Baby food intolerance struggles

posted 11 months ago in Babies
  • poll: Should we switch to formula ?
    Yes : (7 votes)
    50 %
    No : (7 votes)
    50 %
  • Post # 16
    Member
    6649 posts
    Bee Keeper

    In my experience the hypoallergenic formula is expensive, stinky, and stains everything. I was where you are once until I started reading every single label for casein, whey, etc. and pretty much just eating food I’d prepared myself so I could be sure what was in it. (I cooked double or triple everything I made and froze the rest so I would have safe food on hand.) You’d be amazed at how many things food producers sneak dairy into including many lunch meats. 

    Shopping at a kosher grocery was really helpful for me. I traveled for work and could not control my diet while traveling so would pump and dump until I was sure I was clear, using stored breast milk or supplementing with formula as needed. If you want to do this you can make it work, just be flexible with yourself–if you want to enjoy a holiday meal pump and dump for as long as you need to clear the culprits. 

    Post # 17
    Member
    56 posts
    Worker bee
    • Wedding: April 2018

    I breastfed 14 years ago. I was also vegan during my pregnancy, but no longer. My advice would be to ask this question on a breastfeeding or baby board where you have a better chance of getting advice from someone who maybe had/has your same experience. Also, have you talked to a nutritionist or lactation consultant? My worry is what if you switch to formula and the problem persists? For some women once you breastfeed less it effects supply. In the end it is your decision because mama also has to be happy too. Good luck.

    Post # 21
    Member
    6649 posts
    Bee Keeper

    lilceeja124 :  Everyone is different. All of my children held onto their intolerance until the ages of 5 – 7 so I read labels for a decade and had to pack something for every school meal, birthday party, etc. I was lucky they outgrew it at all. The good part was they learned to love a lot of things other kids wouldn’t try, let alone eat. 

    A lot of vegetables are amazing roasted with just olive oil, salt and pepper–yummy and easy and can be tossed with some pasta or eggs (if eggs are not an issue). Frozen vegan entrees, cinnamon raisin bread from the kosher bakery, Amy’s veg pizza…I’m not so sure about soy but there are a lot of vegan options at your local healthy grocery or the frozen aisle if cooking isn’t your thing. You can also search for vegan or dairy and soy free crock pot or Instapot recipes. You have a lot of tasty options beyond beans and rice.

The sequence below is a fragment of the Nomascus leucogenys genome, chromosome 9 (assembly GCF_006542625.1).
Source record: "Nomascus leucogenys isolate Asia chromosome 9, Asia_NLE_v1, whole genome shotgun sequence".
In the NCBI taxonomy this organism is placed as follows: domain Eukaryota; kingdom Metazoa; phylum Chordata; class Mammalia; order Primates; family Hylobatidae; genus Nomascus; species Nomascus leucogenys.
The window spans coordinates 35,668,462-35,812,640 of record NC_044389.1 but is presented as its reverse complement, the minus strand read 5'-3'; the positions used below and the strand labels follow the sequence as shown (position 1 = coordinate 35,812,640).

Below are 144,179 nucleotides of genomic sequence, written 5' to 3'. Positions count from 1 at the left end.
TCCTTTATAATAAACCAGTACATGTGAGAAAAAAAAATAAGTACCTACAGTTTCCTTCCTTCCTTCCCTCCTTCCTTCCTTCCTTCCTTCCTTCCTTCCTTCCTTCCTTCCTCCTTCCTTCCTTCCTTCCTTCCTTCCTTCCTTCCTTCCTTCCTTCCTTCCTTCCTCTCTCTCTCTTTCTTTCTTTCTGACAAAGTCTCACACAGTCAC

Post # 22
    Member
    56 posts
    Worker bee
    • Wedding: April 2018

    Could beans be causing the gas? Are you soaking the beans in baking soda to prevent gas? If you are cooking beans from scratch? Beans make me gassy if not pre soaked properly. 

    Post # 24
    Member
    661 posts
    Busy bee

    Have you tried giving him gripe water or any other type of infant gas drops? Gripe water helped with my son’s gassy tummy when he was an infant. 

     

    lilceeja124 :  

    Post # 26
    Member
    661 posts
    Busy bee

    I hope the drops help! I have to be honest, on all the advice boards I ever read regarding infants and tummy issues, I don’t think I ever saw someone recommend formula over breast milk. There are definitely good reasons to switch, but gas and abnormal stool was never one of them. If you try it and it works though, that’s great, and this is NOT meant to come across as judgey.

    one thing to note is that green slimy poop isn’t always a bad thing. Some baby poop just is that way from time to time, especially if you eat lots of green veggies, and considering you are vegetarian, I wouldn’t be surprised if your stool is greenish sometimes too! My sons varied from bright yellow to army green over the course of his ebf time. (Blood however is something to get checked out for sure). 

    And lastly, another trick to help get the gas out is to hold baby in front of you, facing out with his back and head against your front, and pull his legs in to a froggy position with his knees bent so his thighs are touching his belly and kinda wiggle his feet around. That used to work WONDERS for us. 

     

    Post # 28
    Member
    85 posts
    Worker bee
    • Wedding: November 2016

    Whether you switch to formula or stick with breastfeeding, is a personal decision and one that you have to be 100% comfortable with.  There is a wrong decision  as long as your baby is happy and healthy.

    I have a 10 month old, who had significant gas and GI issues as well as reflux.   We see a GI specialist at a pediatric hospital.   I started with eliminating dairy, then moved to eliminating soy, egg, and gluten.   Once I eliminated all those, 90% of his issues resolved itself.    We occasionally have flare up, but he is a much happier baby.  Know that it can take up to 6 weeks for all symptoms to go away.    

    Eliminating all that food is challenging and you have to be 100% committed.  It has made restaurant dining challenging and hard to go to friends/family’s houses for dinner.   But it has been with it for me.  

    I will also add that we occasionally supplement with formula because I don’t pump enough while I work. It was trial and error finding a formula that worked for him and he would eat.    We ended up with elecare,  then transitioned to alimentum ready to feed when he turned 6 months.   

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